Keeping culture strong through communities was a central theme of the M&G NSW organised Keeping Places & Beyond: building cultural futures in NSW summit, held at CarriageWorks on September 19/20 2011.
In bringing together, for the first time, over 150 people from across the Aboriginal arts, community & professional organisations, NSW cultural institutions, government agencies, the education sector, small business, Elders groups and individuals, the summit’s main aim was to discuss and shape the future for NSW Aboriginal cultural practice, local knowledge, heritage and language. This blackfella/whitefella meeting has been hailed a huge success by nearly all who attended.
People traveled from throughout NSW. Those who arrived on the Sunday could sample Barani Barrabugu, the city’s new heritage walking trails of significant Aboriginal sites or use their complimentary entry to the Australian Museum. Many travelers caught up with the city mobs at the welcome BBQ, put on by the City of Sydney, at Redfern Community Centre in the evening.
The Smoking Ceremony and Welcome Dance in the CarriageWorks main foyer started proceedings on Monday morning. Uncle Max Eulo conducted the ceremony which was followed by a culturally strong performance from the Doonooch Dancers, Yung Nooky (on didj) and boys from the East Nowra Public School. The dancers then led delegates into the meeting place. Delegates were welcomed to country by Auntie Millie Ingram, from the Wyanga Elders Group, Redfern. The cultural program was threaded throughout the two days, with a boomerang demonstration by Laddie Timbery, and performances by The Stiff Gins, Yung Nooky and Emma Donovan and her band.
As for the summit program, it featured presentations from a range of authoritative and informative speakers including; Professor Bob Morgan, Russell Taylor, Djon Mundine, Keith Munro, Beryl van Oploo, Phil Gordon, Dr Sandy O’Sullivan and artist, Jenny Fraser among others. Bob Morgan spoke about cultural identity and emphasized a theme that was to run through other presentations and conversations - that of the importance of self determination, of Aboriginal communities being sufficiently empowered to perform their own cultural maintenance, art form development and dissemination.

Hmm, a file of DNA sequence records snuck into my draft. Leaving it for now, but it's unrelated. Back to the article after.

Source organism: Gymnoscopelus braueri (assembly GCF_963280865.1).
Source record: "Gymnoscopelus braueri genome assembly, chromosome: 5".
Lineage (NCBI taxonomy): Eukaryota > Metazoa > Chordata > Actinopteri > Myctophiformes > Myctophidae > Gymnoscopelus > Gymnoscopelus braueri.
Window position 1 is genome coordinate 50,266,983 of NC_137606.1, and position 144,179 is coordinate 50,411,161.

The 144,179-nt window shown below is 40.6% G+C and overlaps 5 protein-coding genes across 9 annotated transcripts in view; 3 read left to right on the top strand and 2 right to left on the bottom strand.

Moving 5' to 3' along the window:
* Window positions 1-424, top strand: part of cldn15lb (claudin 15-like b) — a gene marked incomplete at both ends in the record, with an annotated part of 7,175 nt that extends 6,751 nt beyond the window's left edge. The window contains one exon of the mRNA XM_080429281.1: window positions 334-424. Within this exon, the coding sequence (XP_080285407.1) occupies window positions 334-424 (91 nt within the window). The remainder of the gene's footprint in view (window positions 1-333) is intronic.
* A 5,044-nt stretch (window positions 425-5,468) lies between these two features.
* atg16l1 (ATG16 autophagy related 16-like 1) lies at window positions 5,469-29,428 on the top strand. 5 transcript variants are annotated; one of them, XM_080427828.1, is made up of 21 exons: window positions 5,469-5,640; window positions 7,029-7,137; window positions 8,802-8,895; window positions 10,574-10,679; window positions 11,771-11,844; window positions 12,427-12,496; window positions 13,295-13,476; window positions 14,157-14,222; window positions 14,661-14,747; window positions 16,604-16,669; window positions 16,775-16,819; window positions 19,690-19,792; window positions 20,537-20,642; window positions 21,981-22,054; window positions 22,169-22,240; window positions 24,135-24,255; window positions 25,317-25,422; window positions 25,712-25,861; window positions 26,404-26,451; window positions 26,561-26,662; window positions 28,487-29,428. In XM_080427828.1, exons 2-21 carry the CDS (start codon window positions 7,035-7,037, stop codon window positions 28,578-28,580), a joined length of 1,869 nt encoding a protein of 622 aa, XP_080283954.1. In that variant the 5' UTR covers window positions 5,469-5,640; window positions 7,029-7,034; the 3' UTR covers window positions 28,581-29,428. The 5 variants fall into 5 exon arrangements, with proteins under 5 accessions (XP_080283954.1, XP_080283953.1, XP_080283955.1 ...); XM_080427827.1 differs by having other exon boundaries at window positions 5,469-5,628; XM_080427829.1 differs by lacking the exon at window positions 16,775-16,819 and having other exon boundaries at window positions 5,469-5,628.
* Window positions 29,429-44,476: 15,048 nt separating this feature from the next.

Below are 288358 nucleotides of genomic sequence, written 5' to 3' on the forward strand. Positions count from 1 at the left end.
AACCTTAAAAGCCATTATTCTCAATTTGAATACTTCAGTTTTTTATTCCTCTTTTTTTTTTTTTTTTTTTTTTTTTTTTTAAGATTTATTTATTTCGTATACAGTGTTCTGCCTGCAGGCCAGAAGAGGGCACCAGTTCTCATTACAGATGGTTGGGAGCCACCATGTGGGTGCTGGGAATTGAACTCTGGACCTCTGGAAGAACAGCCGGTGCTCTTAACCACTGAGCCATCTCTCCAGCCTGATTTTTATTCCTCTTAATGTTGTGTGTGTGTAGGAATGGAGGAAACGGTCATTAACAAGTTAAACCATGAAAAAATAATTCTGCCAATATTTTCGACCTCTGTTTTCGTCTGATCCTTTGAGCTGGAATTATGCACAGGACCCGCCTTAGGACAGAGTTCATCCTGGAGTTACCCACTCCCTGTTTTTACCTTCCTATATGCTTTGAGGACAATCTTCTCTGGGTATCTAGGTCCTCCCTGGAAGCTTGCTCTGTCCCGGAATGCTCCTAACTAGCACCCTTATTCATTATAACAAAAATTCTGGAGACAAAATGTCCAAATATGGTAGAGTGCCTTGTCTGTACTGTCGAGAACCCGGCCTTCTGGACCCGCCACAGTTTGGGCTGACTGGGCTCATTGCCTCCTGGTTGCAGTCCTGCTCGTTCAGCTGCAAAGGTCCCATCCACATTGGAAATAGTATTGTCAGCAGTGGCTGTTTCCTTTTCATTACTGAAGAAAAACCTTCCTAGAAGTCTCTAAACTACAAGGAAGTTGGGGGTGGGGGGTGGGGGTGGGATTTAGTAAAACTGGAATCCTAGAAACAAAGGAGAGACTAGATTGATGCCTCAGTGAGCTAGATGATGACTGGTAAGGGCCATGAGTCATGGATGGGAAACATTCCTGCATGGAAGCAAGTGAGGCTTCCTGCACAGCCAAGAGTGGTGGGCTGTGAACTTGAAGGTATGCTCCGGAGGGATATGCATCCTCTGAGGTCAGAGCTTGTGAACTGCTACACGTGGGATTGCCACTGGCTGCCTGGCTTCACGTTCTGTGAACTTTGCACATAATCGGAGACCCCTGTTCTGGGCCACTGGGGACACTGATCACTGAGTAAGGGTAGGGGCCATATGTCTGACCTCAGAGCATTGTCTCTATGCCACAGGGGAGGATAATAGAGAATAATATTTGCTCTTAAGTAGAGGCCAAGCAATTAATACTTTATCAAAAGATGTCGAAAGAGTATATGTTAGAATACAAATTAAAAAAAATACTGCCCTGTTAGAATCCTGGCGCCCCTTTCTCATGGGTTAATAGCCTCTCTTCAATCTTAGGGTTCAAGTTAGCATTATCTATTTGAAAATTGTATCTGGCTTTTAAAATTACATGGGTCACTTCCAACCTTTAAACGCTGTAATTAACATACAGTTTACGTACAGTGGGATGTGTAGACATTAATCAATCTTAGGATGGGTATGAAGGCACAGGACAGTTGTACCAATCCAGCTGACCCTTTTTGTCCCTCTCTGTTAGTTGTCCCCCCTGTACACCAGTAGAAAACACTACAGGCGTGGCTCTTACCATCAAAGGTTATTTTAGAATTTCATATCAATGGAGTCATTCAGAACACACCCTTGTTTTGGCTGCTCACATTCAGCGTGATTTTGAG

I certainly appreciated the opportunity to sit and listen as did many others. Those engaging or looking to engage in the sector made many useful contacts and like-minded approaches to build partnerships. A range of recommendations and suggestions to progress and build on momentum were discussed and agreed upon in the final sessions. They ranged across areas such as Heritage, Digitization, Art & Design, Community Engagement and ongoing connections to Government and other stakeholders. The summit’s reference committee will now give some further thought to these and their final report to Arts NSW will prioritise and chart a way forward. I do think it’s a great testament to the value of the conference that participants were keen to develop an ongoing network to continue to explore the ideas and opportunities raised over the two days, and that there was an expressed desire to meet again in a couple of years time to re-thread the picture with the work and developments in the interim.
The summit was organized and convened by Museums & Galleries NSW with core funding from Arts NSW. It was supported by Aboriginal Affairs NSW and NSW Aboriginal Land Council.
All Photos by Mervyn Bishop
Source: Museums and Galleries NSW- Alert! 28 September 2011